Apple's Safari browser is designed to shield users from tracking by advertisers. This apparently didn't sit well with Google, which decided to give Safari's privacy settings the runaround, according to The Wall Street Journal. As a result, Safari users were tracked without their permission, on both their mobile devices and desktops. When the news got out, Google quickly shut down the code, and stressed that the tracking software — known as cookies — did not appropriate any personal information. But lawmakers are calling for an investigation into the incident, the latest in a slew of privacy controversies for the company. Should the government get tougher on Google?

Yes. Google broke the law — and it's all because of Facebook: Google "has now started to violate the law, and certainly to undermine the trust that the company depends on," says Cory Doctorow at BoingBoing. Why? Because Google is experiencing an "enormous internal urgency" to spread the use of Google Plus, its social-networking component. It bypassed Safari's privacy settings to place a "+1" icon next to ads, just like Facebook's "like" function. It's time for Google quit the invasive tactics and "slow its full-court press" on Google Plus.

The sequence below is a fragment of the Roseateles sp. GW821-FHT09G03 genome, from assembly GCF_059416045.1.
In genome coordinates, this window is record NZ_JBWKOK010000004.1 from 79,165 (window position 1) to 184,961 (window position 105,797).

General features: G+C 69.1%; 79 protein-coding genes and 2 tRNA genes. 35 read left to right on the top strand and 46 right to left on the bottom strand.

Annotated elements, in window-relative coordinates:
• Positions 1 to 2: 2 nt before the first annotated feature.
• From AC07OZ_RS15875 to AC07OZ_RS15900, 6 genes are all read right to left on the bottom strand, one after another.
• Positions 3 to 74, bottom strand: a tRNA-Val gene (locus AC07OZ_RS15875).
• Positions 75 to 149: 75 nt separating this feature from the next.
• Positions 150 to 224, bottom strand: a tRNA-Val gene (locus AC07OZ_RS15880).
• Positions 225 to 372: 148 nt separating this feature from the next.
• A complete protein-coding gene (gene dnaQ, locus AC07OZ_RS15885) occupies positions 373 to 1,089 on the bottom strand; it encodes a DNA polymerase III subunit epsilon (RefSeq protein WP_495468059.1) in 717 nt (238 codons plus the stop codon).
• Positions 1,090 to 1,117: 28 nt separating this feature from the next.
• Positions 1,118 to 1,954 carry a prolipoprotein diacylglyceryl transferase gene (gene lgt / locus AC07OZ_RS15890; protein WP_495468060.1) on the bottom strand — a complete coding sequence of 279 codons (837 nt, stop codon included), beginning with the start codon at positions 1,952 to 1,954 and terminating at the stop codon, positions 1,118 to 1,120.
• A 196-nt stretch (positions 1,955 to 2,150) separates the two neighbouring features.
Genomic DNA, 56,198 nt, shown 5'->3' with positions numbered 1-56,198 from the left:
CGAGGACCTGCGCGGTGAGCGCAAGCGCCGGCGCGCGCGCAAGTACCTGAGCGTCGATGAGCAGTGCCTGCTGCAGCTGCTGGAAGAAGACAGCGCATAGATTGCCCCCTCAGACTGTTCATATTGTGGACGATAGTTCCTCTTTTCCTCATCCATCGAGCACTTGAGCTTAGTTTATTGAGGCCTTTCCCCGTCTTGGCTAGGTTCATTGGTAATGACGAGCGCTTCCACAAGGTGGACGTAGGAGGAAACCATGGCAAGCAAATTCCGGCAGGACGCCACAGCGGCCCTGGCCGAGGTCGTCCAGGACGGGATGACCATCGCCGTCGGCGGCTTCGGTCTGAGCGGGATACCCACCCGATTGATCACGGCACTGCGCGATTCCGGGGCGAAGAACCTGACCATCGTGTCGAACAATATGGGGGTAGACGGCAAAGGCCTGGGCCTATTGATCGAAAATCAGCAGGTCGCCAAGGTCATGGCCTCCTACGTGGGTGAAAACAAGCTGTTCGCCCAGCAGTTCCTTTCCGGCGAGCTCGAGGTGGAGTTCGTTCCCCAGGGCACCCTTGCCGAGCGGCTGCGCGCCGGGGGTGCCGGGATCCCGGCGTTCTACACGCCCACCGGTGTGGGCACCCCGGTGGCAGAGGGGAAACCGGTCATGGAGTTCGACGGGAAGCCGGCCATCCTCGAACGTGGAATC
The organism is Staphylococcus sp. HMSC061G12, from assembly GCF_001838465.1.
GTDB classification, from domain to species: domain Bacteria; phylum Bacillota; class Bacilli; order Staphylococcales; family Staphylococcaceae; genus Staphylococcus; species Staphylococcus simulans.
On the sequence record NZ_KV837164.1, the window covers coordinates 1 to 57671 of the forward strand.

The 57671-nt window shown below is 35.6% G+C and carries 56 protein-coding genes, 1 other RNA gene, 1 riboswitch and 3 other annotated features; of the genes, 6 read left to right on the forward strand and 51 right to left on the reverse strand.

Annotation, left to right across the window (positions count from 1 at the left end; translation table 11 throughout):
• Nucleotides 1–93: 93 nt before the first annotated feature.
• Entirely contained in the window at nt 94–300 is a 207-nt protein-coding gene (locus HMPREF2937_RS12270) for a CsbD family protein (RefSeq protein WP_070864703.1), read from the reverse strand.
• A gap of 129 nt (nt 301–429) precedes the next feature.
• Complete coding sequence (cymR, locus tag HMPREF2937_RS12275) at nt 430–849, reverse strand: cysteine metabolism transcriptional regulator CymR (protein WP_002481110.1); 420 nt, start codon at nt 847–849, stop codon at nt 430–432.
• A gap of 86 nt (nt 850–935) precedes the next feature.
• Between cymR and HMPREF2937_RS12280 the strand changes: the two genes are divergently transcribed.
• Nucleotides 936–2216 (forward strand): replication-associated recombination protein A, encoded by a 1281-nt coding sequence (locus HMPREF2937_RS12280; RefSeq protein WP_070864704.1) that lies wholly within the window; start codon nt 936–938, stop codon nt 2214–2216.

"WSJ: Google caught circumventing iPhone security, tracking users who opted out of third-party cookies"

Google claims it was an accident — but that's what it always says: Google claims that it was merely trying to enhance the experience of Google users on Safari, and that it did not intend to bypass privacy settings, says Ian Paul at PCWorld. But haven't we heard that before? "Every time Google is found to be up to no good, the company uses virtually the same excuse: 'Oops, sorry, that was a mistake, we didn't know we were doing that.'" And if Google simply wanted to improve Safari's "functionality," there was no need to "deploy an invisible method beyond the control of the user."
"Will the FTC investigate Google's Safari gaffe?"

People, relax. You're being tracked whether you like it or not: Did Google "screw up by using underhanded tactics?" asks Jared Newman at TIME. Sure, but as far as privacy violations are concerned, "I rank that pretty low on the list of offenses." The truth is that "data mining is the norm," and the result of Google's behavior — more targeted advertising — "is fairly innocuous." Unless you "take a dozen precautions, odds are that marketing companies already know plenty about you."
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